Frozen, Part One: The Curse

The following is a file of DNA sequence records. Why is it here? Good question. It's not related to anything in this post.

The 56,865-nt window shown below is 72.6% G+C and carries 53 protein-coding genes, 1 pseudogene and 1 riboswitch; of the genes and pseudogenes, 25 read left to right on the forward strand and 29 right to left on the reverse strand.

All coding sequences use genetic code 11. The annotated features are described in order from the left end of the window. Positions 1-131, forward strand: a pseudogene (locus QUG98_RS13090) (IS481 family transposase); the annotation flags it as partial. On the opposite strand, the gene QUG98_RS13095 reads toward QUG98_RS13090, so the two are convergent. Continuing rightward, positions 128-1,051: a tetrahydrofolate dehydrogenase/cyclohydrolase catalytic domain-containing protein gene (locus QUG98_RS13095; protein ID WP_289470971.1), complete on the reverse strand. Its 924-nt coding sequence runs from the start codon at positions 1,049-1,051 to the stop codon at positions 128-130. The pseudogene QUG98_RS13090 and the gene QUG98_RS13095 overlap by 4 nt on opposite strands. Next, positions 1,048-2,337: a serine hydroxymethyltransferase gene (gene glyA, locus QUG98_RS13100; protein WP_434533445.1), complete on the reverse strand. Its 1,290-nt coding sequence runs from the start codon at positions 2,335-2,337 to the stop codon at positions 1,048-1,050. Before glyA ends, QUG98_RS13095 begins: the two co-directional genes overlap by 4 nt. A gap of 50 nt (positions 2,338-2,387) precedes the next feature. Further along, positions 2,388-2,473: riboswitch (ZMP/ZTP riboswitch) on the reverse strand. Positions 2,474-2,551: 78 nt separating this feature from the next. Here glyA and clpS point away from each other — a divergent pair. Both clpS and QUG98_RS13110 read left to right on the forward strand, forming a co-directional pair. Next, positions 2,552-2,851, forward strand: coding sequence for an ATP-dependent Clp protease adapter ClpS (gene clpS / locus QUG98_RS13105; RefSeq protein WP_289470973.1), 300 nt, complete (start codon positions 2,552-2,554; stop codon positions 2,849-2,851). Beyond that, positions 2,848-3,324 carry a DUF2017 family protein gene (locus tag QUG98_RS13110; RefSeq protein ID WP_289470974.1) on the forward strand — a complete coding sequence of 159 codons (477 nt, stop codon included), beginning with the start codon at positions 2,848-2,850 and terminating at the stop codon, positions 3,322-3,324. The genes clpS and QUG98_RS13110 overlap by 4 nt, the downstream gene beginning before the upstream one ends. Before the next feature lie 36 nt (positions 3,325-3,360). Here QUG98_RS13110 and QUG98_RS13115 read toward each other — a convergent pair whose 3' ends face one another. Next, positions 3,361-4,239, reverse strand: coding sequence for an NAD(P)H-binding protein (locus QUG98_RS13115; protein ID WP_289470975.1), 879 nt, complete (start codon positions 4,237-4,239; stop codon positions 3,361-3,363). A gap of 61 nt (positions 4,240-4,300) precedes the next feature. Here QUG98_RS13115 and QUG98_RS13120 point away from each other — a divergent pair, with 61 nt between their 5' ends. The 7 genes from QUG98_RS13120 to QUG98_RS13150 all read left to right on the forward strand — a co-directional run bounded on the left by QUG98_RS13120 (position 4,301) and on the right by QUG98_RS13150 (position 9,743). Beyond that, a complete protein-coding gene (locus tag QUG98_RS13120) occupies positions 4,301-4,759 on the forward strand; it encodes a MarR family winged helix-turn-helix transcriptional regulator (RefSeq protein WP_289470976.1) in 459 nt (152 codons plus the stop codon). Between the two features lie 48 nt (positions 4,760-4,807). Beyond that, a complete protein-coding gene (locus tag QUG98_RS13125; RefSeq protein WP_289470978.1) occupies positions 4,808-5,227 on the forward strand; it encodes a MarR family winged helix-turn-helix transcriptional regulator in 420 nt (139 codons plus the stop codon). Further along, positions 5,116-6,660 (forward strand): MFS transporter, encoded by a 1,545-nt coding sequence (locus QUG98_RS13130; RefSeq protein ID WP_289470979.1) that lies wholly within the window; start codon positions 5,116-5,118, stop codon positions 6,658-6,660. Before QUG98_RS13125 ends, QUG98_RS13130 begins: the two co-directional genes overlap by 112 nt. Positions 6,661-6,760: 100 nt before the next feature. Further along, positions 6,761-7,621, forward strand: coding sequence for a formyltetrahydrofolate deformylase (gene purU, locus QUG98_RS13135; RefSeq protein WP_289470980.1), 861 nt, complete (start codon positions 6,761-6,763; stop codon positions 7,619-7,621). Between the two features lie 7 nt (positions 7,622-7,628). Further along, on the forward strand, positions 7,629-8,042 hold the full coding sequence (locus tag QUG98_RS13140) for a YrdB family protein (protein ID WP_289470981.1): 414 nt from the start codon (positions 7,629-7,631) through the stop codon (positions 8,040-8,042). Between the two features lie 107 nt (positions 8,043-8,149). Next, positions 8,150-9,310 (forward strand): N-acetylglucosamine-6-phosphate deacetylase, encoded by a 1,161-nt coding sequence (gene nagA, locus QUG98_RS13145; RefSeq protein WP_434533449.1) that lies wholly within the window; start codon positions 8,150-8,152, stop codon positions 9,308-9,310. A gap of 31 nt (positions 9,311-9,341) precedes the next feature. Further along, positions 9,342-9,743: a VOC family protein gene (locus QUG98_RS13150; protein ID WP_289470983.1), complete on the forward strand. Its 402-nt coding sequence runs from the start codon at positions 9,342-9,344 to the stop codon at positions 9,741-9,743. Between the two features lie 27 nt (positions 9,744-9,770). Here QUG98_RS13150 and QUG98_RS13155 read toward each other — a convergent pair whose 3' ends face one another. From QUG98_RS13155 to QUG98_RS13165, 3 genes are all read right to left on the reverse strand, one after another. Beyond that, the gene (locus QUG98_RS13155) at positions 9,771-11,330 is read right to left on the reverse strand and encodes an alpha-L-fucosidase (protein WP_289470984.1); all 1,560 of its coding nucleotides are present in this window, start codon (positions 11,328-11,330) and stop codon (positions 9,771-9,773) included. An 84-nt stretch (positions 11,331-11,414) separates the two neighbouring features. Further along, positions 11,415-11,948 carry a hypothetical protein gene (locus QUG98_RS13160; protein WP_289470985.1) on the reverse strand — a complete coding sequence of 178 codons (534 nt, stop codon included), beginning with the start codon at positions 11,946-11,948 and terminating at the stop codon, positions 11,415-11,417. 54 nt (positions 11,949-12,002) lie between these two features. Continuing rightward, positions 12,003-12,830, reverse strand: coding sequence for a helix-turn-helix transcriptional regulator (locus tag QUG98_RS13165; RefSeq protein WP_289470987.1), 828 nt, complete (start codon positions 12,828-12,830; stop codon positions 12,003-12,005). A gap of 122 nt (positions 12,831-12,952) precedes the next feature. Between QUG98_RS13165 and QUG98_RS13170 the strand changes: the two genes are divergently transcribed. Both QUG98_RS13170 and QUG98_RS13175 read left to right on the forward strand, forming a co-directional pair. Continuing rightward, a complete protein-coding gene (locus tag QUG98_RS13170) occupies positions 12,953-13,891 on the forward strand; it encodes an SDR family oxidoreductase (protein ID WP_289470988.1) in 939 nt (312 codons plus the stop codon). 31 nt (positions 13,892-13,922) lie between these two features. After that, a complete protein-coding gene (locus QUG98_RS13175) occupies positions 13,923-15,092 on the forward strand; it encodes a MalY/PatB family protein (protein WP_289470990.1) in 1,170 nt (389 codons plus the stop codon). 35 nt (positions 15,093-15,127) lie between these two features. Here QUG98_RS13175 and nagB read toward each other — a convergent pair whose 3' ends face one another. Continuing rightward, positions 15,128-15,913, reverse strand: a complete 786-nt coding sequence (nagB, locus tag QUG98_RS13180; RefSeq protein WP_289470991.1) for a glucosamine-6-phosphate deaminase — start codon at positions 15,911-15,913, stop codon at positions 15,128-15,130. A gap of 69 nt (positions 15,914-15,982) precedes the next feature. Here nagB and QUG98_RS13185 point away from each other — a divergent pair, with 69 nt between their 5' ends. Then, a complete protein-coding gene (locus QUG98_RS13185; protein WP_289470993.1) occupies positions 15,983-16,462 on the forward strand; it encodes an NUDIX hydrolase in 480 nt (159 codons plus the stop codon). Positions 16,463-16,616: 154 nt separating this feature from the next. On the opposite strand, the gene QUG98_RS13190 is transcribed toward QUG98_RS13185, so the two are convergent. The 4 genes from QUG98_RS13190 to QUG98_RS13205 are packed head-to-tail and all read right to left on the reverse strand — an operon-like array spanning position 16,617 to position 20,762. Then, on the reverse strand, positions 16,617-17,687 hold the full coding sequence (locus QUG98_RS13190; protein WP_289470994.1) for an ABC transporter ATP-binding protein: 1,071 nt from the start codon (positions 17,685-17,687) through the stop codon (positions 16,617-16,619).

“…for all have sinned and fallen short of the glory of God” –Romans 3:23 Several people have asked me, “When are you going to comment on the movie Frozen? My response? “As soon as I see it.” I’d heard it was a fun movie for kids, but also a movie with an important message for us grown-ups as well. Last weekend, we travelled to Des Moines to spend the weekend with Elizabeth, Mark and our two grandkids, Reese and Lucy. Our best friends Donny and Lisa, Mark’s parents, were there as well. One of the highlights of the weekend was going to see…you guessed it…Frozen! It was adapted from the Hans Christian Andersen classic The Snow Queen. I have no idea what message the producers intended (I probably don’t want to know), but it did speak truth to me as it’s spoken to so many. The original premise of the movie is the “curse” that the older sister, Elsa, the princess of Arendelle, possesses. Technically, she has cryokinesis, the magical ability to create ice and snow. It’s not explained why she was born with the curse, but her inability to be rid of her icy powers forms the plot of the movie. In any early scene, her ability to form ice and snow injures her younger sister, Anna. So her parents decided to isolate Elsa and her powers to her room in the castle where she is banned from involvement with her sister. Her private life shields the world from her powers, but creates a closed and lonely Elsa whose only view of the world is cold and cruel. But it makes sense: if one possesses the ability to hurt others, just cover it up, “Out of sight, out of mind.” That same premise forms the plot of our lives as well. We are all born with a curse called sin. Our recognition of that curse and its solution has everything to do with whether we live a full or empty life. Some psychologists and scientists have attempted to deny that humanity is inherently sinful or ‘bad.’ For example, the founder of humanistic psychology, Abraham Maslow, said: “As far as I know we just don't have any intrinsic instincts for evil.” Agreeing with Maslow is noted psychologist Carl Rogers who stated, “I do not find that…evil is inherent in human nature.” Both Maslow and Rogers dismiss sin and instead say if a person is committing evil acts, then the “patient” is psychologically ill and must be brought back to mental sanity through medication and therapy. However, history has shown that the evil actions of humanity transcend mere mental disorders. We all are born with a sin nature. It only requires working an hour in any nursery to see that everyone is innately self-centered and self- focused. We are all products of the fall of man and have a void in our hearts at birth. Elsa eventually retreats to her own ice castle to live out her life of seclusion. But her little sister Anna is determined to rescue her sister. Elsa will eventually deal with her curse, but only after she deals with her cursed nature. We void our curse by recognizing the curse, our inability to fix it on our own, and surrender to a loving and “curse destroying” Savior, Jesus Christ. As John Calvin put it, “For certainly, Christ is much more powerful to save than Adam was to ruin.” May we all face our curse and surrender ourselves to a loving God… …to melt our frozen hearts. By Eric Joseph Staples ©